At the beginning of his sermon on Psalm 46 (47), Augustine, 1 alluding to the opening of the Letter to the Hebrews, affirms the primacy, multiplicity, and unity of Holy Scripture. There is one meaning in the Bible, one res no matter where one finds oneself in the canon, and yet there are various modes or manners of speaking. Why? Because we are proud and inattentive creatures: the word Augustine uses to describe the condition is fastidium, which I have translated as “snootiness.” Thus even Scripture’s manifold witness is, in part, a condescension to our debility.
But this manifold witness has a positive side as well: it allows the hearers of Scripture the opportunity to revisit the familiar res presented in a surprising or startling way. This is an experience we have all had, and is often referred to by the idiom of “seeing [something] in a new light.” Augustine grips the attention of his readers by the bovine metaphor he uses to describe this process of listening-cum-recollection-cum-new-understanding: we chew and we chew again. Hence he lays great stress on Christians both as hearers and as recollectors, as those who listen and those who meditate.
Because of the unity of Scripture and its accessibility to the faithful, then, Augustine must put himself on the same level as his hearers–a striking thing for our imagined bemitred (to use a neologism) Bishop of Hippo to do. In preaching, he is in one sense only telling his flock what they already know. But he is presenting it, he hopes, with charm (suavitas), and so is engaged in the same kind of activity as discussed above regarding Scripture itself: he is helping his people to see it in a new light. His preaching, far from a rote delivery of information or a power-play of auctoritas, is intended to facilitate the communion of God’s people with their Lord, such that, even after the sermon is over, God’s people continue to chew over and over again (ruminare) what he has to say to them in his Word.
Dominus Deus noster fidem in qua vivimus, et ex qua vivimus, per Libros sanctos, Scripturas sanctas multipliciter nobis varieque diffudit; sacramenta quidem verborum varians, fidem tamen unam commendans. Una enim eademque res ideo multis modis dicitur, ut modo ipso dicendi propter fastidium varietur, sed propter concordiam una teneatur. Itaque in hoc psalmo quem cantatum audivimus, cui cantando respondimus, ea sumus dicturi quae nostis: et tamen fortassis aliquam, adiuvante et donante Domino, suavitatem allaturi sumus vobis, quando ea quae alibi et alibi noveratis, etiam commoniti ruminatis. Nam et ipsa ruminatione, in qua significat Deus munda animalia, hoc voluit insinuare, quia omnis homo quod audit sic debet in cor mittere, ut non piger sit postea inde cogitare: ut quando audit, sit similis manducanti; cum autem audita in memoriam revocat, et cogitatione dulcissima recolit, fiat similis ruminanti. Alio ergo modo eadem dicuntur, et faciunt nos dulciter cogitare quae novimus, et eadem ipsa libenter audire; quia modus dicendi variatur, et res antiqua ipso modo dicendi renovatur.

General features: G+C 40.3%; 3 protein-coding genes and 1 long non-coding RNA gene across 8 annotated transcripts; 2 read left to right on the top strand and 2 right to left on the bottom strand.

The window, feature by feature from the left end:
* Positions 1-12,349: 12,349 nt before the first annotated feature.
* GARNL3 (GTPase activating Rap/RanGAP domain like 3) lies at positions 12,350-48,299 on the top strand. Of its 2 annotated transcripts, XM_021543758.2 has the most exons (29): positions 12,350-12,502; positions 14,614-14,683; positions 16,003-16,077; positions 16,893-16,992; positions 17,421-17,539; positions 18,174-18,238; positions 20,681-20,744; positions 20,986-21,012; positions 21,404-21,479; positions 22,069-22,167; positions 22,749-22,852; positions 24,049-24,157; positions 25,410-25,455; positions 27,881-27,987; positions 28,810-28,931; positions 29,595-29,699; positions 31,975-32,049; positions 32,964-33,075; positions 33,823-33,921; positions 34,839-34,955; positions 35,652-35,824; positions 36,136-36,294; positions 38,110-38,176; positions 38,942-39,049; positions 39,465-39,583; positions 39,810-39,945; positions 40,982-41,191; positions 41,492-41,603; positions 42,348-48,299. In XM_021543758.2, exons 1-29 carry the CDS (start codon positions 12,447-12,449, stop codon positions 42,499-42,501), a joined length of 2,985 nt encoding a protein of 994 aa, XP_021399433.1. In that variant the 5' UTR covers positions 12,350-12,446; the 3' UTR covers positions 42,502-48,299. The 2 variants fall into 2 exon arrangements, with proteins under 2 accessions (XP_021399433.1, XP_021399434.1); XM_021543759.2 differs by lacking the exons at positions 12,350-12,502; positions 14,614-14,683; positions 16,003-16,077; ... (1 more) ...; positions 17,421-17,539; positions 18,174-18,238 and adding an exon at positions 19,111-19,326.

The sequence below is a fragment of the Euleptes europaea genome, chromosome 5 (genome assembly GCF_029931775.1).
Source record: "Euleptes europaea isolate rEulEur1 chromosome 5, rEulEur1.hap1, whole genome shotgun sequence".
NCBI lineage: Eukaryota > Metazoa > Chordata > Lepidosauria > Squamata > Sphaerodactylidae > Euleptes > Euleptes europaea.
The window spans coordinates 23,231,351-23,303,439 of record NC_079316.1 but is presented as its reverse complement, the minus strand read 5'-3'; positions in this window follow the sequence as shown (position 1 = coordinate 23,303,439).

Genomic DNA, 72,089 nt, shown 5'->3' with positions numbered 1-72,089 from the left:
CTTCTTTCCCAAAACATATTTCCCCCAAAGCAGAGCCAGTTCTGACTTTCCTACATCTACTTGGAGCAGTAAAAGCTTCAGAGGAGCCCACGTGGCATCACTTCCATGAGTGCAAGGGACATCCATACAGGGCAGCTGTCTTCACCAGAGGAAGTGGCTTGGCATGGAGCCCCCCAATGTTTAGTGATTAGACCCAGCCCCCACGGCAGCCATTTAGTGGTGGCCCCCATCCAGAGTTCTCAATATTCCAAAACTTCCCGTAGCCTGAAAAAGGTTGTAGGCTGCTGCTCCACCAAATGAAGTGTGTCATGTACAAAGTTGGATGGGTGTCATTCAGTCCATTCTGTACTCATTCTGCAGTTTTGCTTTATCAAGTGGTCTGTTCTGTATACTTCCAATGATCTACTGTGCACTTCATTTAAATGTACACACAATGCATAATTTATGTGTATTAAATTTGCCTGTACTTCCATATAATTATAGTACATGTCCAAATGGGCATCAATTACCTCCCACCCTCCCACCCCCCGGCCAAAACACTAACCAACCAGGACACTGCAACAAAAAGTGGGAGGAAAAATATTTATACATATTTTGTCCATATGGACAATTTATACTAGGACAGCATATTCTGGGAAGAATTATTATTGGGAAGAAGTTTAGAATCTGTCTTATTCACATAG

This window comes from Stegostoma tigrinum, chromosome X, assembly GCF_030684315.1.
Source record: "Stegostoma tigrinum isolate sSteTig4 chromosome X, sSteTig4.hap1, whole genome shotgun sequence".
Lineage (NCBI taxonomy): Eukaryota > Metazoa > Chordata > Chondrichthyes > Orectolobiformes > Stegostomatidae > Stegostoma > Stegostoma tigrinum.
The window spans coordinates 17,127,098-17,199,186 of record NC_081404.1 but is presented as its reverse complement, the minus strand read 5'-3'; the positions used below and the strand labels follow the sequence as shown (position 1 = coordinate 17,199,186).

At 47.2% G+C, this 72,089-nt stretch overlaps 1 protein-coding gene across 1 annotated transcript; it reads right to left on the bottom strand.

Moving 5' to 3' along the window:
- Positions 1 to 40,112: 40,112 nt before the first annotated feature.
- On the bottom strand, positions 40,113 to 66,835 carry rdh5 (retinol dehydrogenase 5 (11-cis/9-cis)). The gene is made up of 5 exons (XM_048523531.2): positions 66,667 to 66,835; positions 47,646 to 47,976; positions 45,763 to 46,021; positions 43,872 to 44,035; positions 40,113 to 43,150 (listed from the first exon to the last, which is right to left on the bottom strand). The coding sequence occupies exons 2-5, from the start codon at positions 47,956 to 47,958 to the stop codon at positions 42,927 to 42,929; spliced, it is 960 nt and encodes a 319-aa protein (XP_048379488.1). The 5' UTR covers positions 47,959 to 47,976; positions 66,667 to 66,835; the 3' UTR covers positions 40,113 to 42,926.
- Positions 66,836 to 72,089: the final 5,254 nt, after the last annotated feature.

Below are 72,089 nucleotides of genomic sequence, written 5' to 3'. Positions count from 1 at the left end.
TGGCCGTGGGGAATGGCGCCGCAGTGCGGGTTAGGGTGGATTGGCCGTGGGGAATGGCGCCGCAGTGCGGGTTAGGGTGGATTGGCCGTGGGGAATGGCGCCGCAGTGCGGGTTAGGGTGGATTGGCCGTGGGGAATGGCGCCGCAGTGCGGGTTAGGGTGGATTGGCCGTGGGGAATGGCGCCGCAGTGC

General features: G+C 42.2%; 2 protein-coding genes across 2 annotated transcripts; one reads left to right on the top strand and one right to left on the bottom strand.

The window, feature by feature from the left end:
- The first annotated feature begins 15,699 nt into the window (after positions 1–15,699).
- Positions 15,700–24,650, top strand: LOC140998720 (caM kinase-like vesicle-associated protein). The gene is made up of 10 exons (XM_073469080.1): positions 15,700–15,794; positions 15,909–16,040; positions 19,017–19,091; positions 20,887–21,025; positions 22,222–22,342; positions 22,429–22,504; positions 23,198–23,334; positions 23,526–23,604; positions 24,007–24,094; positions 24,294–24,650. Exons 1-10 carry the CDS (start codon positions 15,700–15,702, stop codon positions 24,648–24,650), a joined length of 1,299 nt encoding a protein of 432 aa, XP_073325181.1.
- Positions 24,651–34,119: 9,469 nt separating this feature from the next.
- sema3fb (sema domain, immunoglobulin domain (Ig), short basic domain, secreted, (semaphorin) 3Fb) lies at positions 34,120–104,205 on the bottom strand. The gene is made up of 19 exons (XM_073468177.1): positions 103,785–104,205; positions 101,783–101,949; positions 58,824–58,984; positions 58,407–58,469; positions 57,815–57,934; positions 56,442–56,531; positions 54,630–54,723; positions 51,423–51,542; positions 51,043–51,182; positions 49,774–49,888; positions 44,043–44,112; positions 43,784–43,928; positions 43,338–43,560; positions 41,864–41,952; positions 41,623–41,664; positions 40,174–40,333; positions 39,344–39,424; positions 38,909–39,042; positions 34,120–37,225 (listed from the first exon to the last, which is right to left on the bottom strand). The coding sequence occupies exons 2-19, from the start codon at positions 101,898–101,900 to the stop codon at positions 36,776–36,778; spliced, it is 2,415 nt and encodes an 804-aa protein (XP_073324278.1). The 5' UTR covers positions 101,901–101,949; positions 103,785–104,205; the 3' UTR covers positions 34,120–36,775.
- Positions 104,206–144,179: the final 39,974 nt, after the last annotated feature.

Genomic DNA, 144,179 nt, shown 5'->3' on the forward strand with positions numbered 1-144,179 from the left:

The Lord our God has poured out for us the faith in which we live, and from which we live, through the Holy Books, the Holy Scriptures, in manifold and various ways, varying, it is true, the mysteries of the words [sacramenta verborum], but commending one faith. For one and the same thing is said in many ways for the following reason, so that there may be variation in the manner of speaking itself on account of [the reader’s] snootiness, but on account of harmony one thing may be preserved. And therefore in this Psalm that we have heard sung, to which we responded by singing, I am going to say those things that you know; and nevertheless I will perhaps bring you something pleasant, with God helping and granting it, when, even reminded of those things that you knew from one place or another, you chew them over again. For even by that very “chewing over again,” in which God signifies that animals are clean, God wished to insinuate this: that every man ought to put into his heart what he hears in such a way that he be not sluggish to think on it at a later time, in order that, when he hears, he may be like one chewing, but when he recalls to memory the things he has heard, and goes over them again with the sweetest thinking, he may be like one chewing over again. Therefore the same things are said in different ways, and they make to to think sweetly about the things that we know, and gladly to hear these very same things: because the manner of speaking, and the ancient matter [res] is renewed in the very manner of speaking. 2
E.J. Hutchinson is Assistant Professor of Classics at Hillsdale College.
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